• Forms: Offer visitors something for completing a form that includes their email address, phone number or other identifying information. Typical offerings include a download,  estimate or subscription.  
  • Banners: Appearing more like an ad, a banner might run along the top, side or bottom of your page. Give it an appealing design and action words to assure visitors that it’s not a third-party ad.  
  • Contextual Links: These in-text links tend to differ in color from regular text, and use words that clearly communicate where they will take users, such as “contact us” or learn our history.”   
  • Pop-Ups: As boxes that appear over a page’s content, pop-ups capture attention and usually encourage a certain action. Use these sparingly to keep them from being annoying, and consider exit intent pop-ups, which appear when someone’s about to leave the site.   
  • Slide-Ins: Slide-ins are a bit less disruptive than pop-ups, though they work almost the same way. The major difference is that they slide onto the screen from the bottom or sidebar. 

Learning from the Best: Call to Action Examples

Leading brands pay attention to what their customers want and know a good call to action can make all the difference. What is a call to action example that might best suit your brand? 

  • Progressive Insurance: “Get a Quote” is a clear, concise way to offer a tangible reward. 
  • Glossier: “Let’s take this to your inbox” above and “I’m In” beneath an email address field makes users feel like part of the beauty brand’s club.
  • Hootsuite: “Try Hootsuite Free for 30 Days” is an intriguing and low-commitment offer for trying the social media management platform. 
  • Domino’s Pizza: Including a button for each “Carryout” and “Delivery” at the top of the website makes it easy for customers to get started.
  • VRBO: “Discover Your Escape” is unique and alluring, reminding visitors of what they’ll ultimately get with a vacation rental. 
  • Zara: “View” is a safe but enticing CTA that takes visitors from the fashion brand’s homepage into new items and then increasingly specific areas of the site.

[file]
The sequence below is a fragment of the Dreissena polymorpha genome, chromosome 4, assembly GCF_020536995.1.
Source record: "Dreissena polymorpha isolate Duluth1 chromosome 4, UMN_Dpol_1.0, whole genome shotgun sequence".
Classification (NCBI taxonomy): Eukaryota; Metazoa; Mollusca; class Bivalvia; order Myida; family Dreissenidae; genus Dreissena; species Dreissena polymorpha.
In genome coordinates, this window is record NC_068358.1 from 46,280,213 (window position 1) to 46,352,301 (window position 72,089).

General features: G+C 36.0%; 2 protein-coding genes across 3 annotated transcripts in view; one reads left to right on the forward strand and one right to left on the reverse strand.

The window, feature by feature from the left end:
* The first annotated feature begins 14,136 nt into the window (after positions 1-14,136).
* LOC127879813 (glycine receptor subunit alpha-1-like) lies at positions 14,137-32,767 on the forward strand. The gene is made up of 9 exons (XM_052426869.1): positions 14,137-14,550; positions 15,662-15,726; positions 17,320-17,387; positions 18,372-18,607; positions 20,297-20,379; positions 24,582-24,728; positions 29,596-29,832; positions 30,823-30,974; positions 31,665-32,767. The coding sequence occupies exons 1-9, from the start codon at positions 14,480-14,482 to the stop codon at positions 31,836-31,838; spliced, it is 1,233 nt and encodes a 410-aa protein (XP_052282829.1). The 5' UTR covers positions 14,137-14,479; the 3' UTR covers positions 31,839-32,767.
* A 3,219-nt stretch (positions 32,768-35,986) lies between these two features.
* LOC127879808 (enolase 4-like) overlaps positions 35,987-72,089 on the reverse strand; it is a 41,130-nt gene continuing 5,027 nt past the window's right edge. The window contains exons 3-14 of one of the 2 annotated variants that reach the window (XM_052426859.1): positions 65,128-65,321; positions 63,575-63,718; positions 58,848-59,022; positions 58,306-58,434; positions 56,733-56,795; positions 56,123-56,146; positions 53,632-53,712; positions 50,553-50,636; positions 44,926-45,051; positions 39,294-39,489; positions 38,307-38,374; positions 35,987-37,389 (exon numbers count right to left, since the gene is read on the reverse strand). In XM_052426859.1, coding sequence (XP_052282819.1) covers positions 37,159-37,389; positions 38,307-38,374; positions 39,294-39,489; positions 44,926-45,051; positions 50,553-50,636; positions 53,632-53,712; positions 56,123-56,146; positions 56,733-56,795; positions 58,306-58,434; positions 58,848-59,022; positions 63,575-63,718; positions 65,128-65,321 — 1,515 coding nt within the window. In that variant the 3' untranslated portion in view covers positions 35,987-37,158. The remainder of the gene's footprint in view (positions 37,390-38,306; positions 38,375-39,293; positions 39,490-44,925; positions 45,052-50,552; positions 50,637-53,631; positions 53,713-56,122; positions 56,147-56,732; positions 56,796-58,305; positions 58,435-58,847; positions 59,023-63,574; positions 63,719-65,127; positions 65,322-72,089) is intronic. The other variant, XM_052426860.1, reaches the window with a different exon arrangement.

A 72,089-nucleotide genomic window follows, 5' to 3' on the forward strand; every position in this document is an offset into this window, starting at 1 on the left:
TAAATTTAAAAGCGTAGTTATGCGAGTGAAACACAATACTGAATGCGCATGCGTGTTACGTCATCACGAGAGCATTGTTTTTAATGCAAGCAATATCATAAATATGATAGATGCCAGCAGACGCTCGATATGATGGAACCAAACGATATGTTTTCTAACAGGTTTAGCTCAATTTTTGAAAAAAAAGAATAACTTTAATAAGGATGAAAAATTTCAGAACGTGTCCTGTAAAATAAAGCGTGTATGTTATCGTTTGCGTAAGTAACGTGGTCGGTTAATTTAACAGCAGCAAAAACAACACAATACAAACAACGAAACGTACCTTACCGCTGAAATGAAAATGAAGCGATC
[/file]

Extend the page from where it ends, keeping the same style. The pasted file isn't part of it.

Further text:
• Headspace: “Snuggle Up to Headspace” evokes the comfort the meditation app is designed to provide.
  • Zoom: “Why Zoom” lets you know the brand is competitive and wants to offer more than other meeting apps. 
  • Hulu: “Get the Disney Bundle” immediately suggests more bang for your buck. 
  • International Rescue Committee: “Donate,” followed by a tiny heart icon and surrounded by images of aid recipients, gives visitors an immediate, purposeful action with a nod to ideas of moral duty. 
  • Dropbox: “Sign Up for Free” on a button that matches the logo is simple and clear. 
  • Hello Fresh: “Claim Offer” coupled with a countdown timer is the ultimate in urgency and reward.
  • Stitch Fix: “Shop Now” and “Buy Now” in a Facebook ad is ideal for those who’ve looked at your brand before and just need one more nudge to shop.             

Convert Clients Through Irresistible CTAs

Coming up with and executing CTA ideas is tougher than you might think. However, once you know some techniques and view top-notch CTA button examples, you’ll be ready to start creating your own.   

Skillshare has the best class selection, from beginner to advanced, for learning how to write converting CTAs. Get started with Copywriting for Beginners and Writing Advertisements for CTAs that attract and convert.   

Written By
Katie Mitchell

Katie Mitchell

Katie lives in Michigan with her husband, kids and pets. She enjoys cooking, travel and live music.